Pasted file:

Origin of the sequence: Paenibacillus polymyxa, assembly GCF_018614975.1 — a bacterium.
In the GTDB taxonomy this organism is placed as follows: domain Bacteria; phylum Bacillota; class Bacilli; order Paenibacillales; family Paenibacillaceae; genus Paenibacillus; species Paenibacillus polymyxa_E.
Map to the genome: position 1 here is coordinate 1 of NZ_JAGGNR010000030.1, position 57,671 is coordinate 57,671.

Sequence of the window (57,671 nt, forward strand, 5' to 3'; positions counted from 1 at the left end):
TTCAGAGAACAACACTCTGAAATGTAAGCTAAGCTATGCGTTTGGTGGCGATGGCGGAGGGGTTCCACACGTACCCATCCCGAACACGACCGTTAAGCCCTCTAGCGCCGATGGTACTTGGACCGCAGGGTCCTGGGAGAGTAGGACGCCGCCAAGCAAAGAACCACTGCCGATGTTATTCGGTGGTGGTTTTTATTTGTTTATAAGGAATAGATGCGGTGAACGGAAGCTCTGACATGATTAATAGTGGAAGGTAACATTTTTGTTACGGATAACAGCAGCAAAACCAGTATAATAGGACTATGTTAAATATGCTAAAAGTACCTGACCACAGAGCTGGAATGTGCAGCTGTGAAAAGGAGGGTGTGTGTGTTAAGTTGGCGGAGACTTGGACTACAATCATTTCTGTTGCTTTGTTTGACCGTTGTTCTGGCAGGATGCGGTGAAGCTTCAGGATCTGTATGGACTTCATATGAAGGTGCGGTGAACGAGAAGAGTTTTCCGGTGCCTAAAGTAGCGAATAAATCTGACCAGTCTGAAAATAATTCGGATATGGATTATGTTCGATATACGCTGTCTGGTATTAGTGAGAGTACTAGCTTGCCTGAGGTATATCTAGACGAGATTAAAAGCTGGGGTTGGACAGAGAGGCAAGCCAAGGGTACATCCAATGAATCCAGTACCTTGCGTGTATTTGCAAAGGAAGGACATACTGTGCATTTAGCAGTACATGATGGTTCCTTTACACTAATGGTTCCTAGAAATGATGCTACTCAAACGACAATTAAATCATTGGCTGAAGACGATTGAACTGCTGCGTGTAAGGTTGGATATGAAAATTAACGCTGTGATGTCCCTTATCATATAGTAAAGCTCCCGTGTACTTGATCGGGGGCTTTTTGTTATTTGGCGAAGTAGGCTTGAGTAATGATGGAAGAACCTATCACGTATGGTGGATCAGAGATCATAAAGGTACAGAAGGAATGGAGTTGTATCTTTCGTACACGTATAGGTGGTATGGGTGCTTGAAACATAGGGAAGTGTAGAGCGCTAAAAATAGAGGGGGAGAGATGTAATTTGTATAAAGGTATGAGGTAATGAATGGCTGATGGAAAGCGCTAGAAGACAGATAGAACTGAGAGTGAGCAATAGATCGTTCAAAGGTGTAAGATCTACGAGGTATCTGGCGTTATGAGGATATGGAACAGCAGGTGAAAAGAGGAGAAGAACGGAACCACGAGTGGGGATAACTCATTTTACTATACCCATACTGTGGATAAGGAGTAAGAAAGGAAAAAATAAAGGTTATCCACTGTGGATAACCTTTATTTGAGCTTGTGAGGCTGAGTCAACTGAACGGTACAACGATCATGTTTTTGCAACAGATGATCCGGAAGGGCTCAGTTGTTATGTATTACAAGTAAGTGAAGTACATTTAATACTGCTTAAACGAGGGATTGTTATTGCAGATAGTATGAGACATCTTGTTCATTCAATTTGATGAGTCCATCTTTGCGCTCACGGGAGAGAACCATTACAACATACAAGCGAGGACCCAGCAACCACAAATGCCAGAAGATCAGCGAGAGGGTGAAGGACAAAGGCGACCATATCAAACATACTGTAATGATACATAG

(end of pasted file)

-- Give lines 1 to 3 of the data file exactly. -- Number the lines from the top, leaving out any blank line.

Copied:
Origin of the sequence: Paenibacillus polymyxa, assembly GCF_018614975.1 — a bacterium.
In the GTDB taxonomy this organism is placed as follows: domain Bacteria; phylum Bacillota; class Bacilli; order Paenibacillales; family Paenibacillaceae; genus Paenibacillus; species Paenibacillus polymyxa_E.
Map to the genome: position 1 here is coordinate 1 of NZ_JAGGNR010000030.1, position 57,671 is coordinate 57,671.